Once Deemed as 'Unfit', Crown Learns it Can Keep Sydney Gaming License

Written by:
Aaron Goldstein
Published on:

Crown Casino finally learned its fate Tuesday after months of speculation.  The troubled casino can maintain its Sydney gaming licence after all.


This comes after the state’s independent Liquor and Gaming Authority (ILGA) found in 2021 that Crown was unfit to hold a gaming licence for its $2bn Barangaroo casino.

It followed damning allegations of money laundering at the venue being exposed during a public inquiry.

Crown Sydney was granted a conditional gaming licence in June last year after it “rebuilt its gaming model from the ground up”.

In 2017, The Victorian Commission for Gambling and Liquor Regulation conducted a probe into the casino after Crown was alleged by federal independent MP Andrew Wilkie to have tampered with poker machines at its Melbourne establishment in order to increase profits.  Crown was also accused at that time of allowing gamblers to dodge money laundering laws.

Two years later the casino would be featured in a damning segment of 60 Minutes Australia in regard to - not only money laundering - but sex trafficking and drugs.

The "60 Minutes" piece revealed how a former Crown Casino employee named Jenny was arrested in China on alleged gambling crimes in 2016. She was one of 18 colleagues, including three Australians and one of Crown's top executives, who were also detained. According to Jenny, before the raids, Crown had provided specific instructions to its staff on what to do if Chinese police burst through their doors, including not to cooperate with the government. Crown's internal data reveals that the company was actively involved in promoting gambling in Macau, using its own staff and junket operators to bring high-rolling Chinese clients to Australia. The transcript excerpt suggests that Crown may have been aware of the illegal activities taking place and may have actively participated in them.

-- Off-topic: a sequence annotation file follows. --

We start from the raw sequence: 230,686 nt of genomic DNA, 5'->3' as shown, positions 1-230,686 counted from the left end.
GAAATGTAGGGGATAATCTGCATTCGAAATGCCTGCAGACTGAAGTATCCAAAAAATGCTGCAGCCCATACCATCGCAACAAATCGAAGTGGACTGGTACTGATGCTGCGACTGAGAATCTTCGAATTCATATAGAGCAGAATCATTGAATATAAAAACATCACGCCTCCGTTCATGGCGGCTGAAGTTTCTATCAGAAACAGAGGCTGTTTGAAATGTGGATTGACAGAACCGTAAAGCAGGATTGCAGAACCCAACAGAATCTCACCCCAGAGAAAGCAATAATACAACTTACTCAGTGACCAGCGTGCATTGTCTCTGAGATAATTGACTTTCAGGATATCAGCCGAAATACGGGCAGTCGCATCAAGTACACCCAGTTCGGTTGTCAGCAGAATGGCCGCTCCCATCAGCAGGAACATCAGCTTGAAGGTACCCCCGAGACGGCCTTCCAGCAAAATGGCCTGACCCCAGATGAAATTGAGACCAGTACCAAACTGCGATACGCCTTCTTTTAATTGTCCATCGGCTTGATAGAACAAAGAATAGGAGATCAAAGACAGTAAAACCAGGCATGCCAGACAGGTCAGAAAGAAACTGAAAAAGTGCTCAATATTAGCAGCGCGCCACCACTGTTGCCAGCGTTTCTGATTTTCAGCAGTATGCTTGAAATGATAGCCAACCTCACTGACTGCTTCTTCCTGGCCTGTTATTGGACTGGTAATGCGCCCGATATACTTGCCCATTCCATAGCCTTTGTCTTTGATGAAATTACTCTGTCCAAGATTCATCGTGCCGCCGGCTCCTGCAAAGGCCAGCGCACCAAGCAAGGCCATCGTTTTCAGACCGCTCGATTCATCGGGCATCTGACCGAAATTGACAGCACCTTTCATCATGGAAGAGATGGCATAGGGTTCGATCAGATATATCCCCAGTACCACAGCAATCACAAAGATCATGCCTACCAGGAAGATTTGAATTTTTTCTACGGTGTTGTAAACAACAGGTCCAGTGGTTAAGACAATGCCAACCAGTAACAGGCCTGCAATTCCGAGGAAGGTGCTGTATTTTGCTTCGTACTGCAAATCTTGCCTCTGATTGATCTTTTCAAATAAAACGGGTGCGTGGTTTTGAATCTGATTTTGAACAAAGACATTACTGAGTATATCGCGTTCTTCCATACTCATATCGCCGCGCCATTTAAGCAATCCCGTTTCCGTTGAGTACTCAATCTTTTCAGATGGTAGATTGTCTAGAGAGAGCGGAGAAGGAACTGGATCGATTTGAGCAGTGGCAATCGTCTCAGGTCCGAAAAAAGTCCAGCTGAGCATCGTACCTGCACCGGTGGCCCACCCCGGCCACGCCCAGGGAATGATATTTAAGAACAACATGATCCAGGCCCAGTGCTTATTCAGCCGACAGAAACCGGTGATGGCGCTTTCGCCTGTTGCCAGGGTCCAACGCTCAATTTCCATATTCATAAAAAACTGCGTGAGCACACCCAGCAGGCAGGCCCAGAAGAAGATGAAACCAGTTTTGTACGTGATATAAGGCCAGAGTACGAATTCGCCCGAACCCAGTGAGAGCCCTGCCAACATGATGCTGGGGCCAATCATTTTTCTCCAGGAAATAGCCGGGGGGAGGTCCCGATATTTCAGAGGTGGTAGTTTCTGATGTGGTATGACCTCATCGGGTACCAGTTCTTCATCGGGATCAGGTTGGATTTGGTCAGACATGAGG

The casino company appears to be turning over a new leaf.

Reforms included major structural overhauls along with anti-money laundering measures and changes to its corporate culture.

“We had a contractual requirement to negotiate in good faith with Crown,” said NICC chief commissioner Philip Crawford, noting the establishment had outlined a “path to suitability” which led to the major changes, including major overhauls of the board.

He said he was satisfied Crown had demonstrated it could retain its casino licence.

American equity giant Blackstone took control of Crown in 2022 in a $8.9bn purchase.

Since then, more than $71m has been pumped into the casino giant in response to its multiple legal dramas.

- Aaron Goldstein, Gambling911.com

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